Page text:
Individual Difference Variables as Predictors of Error during Multitasking
Technical note 1 Feb-31 May 2007
NAVY PERSONNEL RESEARCH STUDIES AND TECHNOLOGY MILLINGTON TN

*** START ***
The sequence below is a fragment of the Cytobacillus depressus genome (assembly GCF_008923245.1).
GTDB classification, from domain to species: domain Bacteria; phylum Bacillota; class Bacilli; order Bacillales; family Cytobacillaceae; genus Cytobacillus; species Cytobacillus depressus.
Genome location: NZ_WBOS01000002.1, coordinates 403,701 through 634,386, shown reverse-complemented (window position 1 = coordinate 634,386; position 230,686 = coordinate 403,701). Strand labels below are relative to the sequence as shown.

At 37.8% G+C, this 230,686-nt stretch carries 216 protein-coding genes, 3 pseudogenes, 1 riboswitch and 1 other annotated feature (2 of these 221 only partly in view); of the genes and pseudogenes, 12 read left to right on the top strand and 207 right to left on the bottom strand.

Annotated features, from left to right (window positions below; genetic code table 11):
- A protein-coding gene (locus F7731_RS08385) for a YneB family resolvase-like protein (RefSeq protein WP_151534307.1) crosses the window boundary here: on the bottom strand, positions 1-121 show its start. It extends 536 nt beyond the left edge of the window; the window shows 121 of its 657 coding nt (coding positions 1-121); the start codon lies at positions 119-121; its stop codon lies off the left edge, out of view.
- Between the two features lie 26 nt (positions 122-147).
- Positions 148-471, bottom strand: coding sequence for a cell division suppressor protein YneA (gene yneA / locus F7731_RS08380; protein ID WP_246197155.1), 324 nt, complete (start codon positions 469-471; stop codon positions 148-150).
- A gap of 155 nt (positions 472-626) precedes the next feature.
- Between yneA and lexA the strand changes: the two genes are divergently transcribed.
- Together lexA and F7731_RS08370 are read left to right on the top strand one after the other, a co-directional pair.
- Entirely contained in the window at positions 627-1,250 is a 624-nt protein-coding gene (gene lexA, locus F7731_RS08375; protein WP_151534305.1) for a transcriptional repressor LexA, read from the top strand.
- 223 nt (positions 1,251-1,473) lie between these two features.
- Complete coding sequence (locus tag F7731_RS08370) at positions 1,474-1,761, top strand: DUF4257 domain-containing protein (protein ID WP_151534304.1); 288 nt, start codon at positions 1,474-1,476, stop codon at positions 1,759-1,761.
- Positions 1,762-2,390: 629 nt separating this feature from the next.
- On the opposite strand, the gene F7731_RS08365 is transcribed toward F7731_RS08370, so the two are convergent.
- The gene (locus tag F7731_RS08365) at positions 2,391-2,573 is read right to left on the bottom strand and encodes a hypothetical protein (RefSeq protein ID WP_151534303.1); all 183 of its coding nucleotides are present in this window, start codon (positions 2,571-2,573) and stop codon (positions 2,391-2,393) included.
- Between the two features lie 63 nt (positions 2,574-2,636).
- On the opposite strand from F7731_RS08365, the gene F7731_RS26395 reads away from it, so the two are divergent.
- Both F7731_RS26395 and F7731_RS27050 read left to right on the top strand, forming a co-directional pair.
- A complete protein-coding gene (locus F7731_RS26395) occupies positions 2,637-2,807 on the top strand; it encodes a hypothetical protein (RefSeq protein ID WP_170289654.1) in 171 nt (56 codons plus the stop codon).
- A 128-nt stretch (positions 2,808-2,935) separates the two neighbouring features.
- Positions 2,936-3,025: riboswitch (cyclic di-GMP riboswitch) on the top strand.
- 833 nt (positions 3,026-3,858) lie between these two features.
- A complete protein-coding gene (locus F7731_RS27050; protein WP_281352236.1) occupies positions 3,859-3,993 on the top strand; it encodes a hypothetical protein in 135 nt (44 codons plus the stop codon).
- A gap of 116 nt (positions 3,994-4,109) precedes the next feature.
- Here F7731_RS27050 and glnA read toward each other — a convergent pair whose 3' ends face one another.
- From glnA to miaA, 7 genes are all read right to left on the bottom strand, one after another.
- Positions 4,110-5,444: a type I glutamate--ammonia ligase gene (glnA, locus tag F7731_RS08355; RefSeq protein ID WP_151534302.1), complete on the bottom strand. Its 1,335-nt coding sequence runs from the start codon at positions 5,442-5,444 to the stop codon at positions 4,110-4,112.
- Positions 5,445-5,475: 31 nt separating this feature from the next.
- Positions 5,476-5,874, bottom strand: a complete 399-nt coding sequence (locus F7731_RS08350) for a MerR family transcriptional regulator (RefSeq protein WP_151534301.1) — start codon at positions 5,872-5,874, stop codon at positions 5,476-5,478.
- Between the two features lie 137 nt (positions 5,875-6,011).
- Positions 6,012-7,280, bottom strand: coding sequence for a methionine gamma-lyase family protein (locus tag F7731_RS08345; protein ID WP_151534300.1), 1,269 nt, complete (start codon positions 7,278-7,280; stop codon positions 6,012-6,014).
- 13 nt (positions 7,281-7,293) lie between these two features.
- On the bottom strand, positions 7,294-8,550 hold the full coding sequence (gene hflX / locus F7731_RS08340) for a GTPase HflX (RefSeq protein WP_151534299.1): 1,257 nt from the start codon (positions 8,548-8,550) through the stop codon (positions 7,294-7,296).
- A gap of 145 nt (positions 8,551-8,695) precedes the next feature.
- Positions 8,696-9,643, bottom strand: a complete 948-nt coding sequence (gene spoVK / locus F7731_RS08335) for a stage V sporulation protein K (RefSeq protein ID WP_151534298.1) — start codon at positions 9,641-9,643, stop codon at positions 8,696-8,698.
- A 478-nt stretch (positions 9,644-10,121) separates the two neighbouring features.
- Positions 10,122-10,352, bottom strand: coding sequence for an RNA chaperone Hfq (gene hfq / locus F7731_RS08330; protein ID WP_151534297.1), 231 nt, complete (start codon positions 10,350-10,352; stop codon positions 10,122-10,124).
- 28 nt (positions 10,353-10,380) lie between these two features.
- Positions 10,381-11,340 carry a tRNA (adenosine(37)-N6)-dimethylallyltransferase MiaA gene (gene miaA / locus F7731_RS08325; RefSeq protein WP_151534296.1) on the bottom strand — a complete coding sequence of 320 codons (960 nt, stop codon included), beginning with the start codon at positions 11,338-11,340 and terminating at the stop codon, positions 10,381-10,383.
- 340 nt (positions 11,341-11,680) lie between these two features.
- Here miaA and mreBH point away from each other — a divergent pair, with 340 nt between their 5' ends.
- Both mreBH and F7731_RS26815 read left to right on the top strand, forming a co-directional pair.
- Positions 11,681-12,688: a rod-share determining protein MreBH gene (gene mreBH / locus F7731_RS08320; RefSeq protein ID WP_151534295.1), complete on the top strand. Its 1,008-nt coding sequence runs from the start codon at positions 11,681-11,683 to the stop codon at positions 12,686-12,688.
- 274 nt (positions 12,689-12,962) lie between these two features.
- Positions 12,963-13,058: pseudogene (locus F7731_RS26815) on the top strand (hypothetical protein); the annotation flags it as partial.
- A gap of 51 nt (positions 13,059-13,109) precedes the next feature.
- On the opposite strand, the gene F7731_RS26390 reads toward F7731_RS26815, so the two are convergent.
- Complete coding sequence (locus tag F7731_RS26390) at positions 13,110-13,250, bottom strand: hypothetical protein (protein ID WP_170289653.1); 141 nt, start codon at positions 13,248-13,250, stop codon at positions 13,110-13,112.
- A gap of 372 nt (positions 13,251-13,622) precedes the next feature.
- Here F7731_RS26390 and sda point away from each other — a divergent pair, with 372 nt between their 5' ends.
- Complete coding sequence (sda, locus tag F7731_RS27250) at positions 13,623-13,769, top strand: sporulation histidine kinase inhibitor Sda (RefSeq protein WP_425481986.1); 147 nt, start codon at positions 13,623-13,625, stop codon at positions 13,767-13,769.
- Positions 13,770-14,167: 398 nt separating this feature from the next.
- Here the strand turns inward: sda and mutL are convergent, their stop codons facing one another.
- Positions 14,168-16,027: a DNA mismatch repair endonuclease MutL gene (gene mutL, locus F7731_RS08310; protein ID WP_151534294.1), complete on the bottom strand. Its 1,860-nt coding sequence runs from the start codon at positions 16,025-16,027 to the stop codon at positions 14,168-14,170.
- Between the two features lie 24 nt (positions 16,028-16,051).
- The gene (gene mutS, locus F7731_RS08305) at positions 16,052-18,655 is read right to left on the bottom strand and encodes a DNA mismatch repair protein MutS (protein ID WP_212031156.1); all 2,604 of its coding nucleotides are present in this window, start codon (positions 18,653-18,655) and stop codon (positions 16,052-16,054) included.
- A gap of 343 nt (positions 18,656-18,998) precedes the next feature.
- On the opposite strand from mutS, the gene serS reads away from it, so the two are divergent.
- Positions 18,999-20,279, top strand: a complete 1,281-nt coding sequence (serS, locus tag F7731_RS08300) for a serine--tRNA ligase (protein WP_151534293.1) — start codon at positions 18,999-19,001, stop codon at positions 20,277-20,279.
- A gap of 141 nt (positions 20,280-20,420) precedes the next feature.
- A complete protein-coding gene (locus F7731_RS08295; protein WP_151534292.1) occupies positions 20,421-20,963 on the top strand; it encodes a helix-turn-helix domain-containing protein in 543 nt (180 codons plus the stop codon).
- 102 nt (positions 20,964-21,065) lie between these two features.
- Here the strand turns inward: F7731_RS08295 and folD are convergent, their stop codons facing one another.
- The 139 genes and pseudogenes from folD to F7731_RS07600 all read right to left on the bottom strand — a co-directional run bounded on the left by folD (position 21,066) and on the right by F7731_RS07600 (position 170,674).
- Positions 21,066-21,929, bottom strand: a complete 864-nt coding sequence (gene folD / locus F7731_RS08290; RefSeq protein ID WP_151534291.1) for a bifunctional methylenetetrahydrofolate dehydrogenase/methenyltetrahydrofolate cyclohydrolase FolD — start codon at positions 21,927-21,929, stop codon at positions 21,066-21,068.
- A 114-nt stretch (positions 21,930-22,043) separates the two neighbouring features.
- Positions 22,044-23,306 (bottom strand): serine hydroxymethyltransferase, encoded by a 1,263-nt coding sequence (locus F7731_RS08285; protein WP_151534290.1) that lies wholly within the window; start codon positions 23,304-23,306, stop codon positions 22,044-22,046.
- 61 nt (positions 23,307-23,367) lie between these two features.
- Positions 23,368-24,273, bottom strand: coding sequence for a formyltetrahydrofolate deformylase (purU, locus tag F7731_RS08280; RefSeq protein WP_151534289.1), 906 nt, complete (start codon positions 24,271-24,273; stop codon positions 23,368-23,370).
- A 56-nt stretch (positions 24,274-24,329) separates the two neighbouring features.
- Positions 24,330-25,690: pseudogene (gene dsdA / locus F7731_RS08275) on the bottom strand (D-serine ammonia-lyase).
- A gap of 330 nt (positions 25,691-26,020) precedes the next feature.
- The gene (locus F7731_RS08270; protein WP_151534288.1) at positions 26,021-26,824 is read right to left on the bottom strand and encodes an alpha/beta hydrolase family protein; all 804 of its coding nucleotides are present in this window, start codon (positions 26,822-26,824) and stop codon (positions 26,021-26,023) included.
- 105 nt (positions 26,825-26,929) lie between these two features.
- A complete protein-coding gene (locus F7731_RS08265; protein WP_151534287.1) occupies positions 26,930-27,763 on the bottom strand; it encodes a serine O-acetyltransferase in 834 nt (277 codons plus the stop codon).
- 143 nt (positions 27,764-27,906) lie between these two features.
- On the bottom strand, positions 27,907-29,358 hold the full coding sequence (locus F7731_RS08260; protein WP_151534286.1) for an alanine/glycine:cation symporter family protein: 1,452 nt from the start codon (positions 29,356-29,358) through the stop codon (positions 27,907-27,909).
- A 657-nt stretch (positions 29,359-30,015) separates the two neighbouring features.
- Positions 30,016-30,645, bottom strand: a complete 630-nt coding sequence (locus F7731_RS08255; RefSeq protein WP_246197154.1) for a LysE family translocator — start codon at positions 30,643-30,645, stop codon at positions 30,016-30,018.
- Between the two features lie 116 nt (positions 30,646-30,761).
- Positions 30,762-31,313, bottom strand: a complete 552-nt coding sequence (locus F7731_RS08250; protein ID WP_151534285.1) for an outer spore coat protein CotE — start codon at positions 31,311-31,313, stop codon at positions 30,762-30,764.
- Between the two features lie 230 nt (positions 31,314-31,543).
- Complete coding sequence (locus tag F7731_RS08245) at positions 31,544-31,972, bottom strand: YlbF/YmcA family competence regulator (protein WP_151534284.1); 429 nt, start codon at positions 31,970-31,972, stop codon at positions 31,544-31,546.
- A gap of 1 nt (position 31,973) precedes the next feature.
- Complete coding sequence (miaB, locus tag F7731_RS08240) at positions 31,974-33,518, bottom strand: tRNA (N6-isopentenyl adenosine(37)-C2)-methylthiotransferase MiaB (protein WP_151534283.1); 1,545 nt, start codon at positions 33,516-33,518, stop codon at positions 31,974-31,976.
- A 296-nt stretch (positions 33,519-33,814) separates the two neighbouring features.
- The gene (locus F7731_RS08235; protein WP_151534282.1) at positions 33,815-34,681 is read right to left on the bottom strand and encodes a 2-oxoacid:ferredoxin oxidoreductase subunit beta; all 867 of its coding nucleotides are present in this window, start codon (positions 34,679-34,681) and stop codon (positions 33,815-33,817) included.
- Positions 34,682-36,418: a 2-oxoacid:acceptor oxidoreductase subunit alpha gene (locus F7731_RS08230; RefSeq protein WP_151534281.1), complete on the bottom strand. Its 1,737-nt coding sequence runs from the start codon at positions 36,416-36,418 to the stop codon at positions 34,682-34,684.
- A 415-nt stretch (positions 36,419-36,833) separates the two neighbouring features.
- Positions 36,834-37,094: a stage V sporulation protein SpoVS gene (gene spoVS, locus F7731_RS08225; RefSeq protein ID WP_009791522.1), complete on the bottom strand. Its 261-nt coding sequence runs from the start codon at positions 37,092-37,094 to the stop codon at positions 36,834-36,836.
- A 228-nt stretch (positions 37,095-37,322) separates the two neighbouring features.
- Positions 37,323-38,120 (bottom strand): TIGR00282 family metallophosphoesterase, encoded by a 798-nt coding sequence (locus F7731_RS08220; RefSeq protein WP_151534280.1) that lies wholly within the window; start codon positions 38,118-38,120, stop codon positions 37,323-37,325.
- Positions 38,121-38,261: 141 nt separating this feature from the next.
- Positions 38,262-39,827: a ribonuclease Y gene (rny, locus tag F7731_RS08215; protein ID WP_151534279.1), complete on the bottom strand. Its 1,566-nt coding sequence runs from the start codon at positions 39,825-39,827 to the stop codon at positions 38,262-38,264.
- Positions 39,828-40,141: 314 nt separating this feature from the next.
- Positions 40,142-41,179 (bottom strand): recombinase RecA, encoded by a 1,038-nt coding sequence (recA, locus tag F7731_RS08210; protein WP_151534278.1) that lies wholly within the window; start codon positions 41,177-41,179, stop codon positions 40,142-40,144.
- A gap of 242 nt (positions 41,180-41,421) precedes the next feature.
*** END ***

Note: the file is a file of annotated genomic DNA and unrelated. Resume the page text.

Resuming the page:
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Multitasking MT performance requires performing multiple tasks, appropriately shifting attention and prioritizing them. Successful multitaskers focus their attention on the task where attention is most needed at the moment, and they adapt to changes in task priority as they occur. It is this latter feature of multitasking that suggests a natural relationship with adaptive performance the capability to adapt to changing task priorities is essential for effective complex task performance, and failure to do so is likely to result in performance errors. As a result of frequent or unclear priority shifts, errors in multitasking performance can be common. The primary focus of the current study is on types of performance errors committed during MT performance, namely errors of commission i.e., addressing a task demand incorrectly and errors of omission i.e., allowing a task demand to lapse. Empirically, the present study examines MT performance on SynWin, a computerized multitasking work environment. Researchers investigated predictors of errors and rate of error-making within a structural model that included a complement of cognitive variables e.g., working memory, perceptual speed and non-cognitive variables e.g., state anxiety, personality. Results indicated that working memory and state anxiety predicted errors of commission, and perceptual speed and state anxiety predicted errors of omission.
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